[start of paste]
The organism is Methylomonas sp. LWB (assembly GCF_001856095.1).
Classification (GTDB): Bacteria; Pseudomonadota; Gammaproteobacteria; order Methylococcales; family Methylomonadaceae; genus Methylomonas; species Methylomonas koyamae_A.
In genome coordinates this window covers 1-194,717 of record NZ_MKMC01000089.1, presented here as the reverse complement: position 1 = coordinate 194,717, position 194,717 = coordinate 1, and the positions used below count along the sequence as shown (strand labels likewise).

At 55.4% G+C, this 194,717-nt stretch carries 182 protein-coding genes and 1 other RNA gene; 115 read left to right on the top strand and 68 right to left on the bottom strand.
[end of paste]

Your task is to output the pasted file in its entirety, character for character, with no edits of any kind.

The organism is Methylomonas sp. LWB (assembly GCF_001856095.1).
Classification (GTDB): Bacteria; Pseudomonadota; Gammaproteobacteria; order Methylococcales; family Methylomonadaceae; genus Methylomonas; species Methylomonas koyamae_A.
In genome coordinates this window covers 1-194,717 of record NZ_MKMC01000089.1, presented here as the reverse complement: position 1 = coordinate 194,717, position 194,717 = coordinate 1, and the positions used below count along the sequence as shown (strand labels likewise).

At 55.4% G+C, this 194,717-nt stretch carries 182 protein-coding genes and 1 other RNA gene; 115 read left to right on the top strand and 68 right to left on the bottom strand.